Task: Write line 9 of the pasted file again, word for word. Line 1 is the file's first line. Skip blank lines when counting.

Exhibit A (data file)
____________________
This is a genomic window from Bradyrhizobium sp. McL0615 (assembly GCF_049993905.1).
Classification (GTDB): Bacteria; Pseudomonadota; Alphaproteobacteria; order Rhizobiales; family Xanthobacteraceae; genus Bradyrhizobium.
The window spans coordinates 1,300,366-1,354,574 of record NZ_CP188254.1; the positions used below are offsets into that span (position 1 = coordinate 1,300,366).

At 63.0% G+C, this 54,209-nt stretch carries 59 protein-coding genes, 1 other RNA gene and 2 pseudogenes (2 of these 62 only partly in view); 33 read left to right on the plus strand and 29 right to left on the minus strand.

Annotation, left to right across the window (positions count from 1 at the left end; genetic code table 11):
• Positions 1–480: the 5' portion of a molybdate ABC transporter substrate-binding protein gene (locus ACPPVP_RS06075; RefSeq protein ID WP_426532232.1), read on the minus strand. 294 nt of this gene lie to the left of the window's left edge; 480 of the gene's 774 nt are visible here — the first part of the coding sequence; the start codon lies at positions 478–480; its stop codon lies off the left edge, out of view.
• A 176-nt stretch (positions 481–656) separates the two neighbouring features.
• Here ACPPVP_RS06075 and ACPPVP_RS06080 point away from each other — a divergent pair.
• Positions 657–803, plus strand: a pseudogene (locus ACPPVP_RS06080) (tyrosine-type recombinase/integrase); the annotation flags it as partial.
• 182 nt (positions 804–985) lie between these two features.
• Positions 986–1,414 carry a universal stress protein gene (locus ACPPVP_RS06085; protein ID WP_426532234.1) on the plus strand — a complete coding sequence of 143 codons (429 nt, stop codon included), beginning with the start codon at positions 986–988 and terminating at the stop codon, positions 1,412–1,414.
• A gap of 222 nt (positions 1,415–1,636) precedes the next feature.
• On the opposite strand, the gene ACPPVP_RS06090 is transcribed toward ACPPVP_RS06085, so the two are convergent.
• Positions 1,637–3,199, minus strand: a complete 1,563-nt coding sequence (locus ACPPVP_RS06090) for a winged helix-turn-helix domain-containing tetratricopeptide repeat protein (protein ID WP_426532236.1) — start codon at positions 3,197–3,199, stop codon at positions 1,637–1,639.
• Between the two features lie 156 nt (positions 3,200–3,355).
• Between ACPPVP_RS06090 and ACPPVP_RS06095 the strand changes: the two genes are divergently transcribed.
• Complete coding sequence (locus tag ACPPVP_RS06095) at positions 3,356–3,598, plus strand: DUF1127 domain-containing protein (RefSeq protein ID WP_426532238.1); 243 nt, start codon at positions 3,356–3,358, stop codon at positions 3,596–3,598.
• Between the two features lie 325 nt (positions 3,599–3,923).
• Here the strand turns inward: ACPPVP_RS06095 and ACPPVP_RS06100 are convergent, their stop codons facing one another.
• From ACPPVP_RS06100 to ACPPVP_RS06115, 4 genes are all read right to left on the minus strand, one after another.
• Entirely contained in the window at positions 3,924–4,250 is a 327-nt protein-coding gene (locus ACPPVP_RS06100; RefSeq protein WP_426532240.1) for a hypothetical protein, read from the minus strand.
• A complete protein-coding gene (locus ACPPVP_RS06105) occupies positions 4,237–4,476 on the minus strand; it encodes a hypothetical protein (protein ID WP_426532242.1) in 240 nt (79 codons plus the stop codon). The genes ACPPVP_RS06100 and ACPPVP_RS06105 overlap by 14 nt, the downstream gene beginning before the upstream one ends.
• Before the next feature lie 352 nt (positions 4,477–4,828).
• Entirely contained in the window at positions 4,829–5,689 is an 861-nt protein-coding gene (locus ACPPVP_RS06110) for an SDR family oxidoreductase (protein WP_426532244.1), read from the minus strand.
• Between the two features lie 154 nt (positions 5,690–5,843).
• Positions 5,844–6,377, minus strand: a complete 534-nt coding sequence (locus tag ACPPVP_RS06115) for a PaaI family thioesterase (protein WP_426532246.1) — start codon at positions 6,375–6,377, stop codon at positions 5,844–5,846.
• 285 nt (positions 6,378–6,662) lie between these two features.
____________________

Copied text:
• Positions 657–803, plus strand: a pseudogene (locus ACPPVP_RS06080) (tyrosine-type recombinase/integrase); the annotation flags it as partial.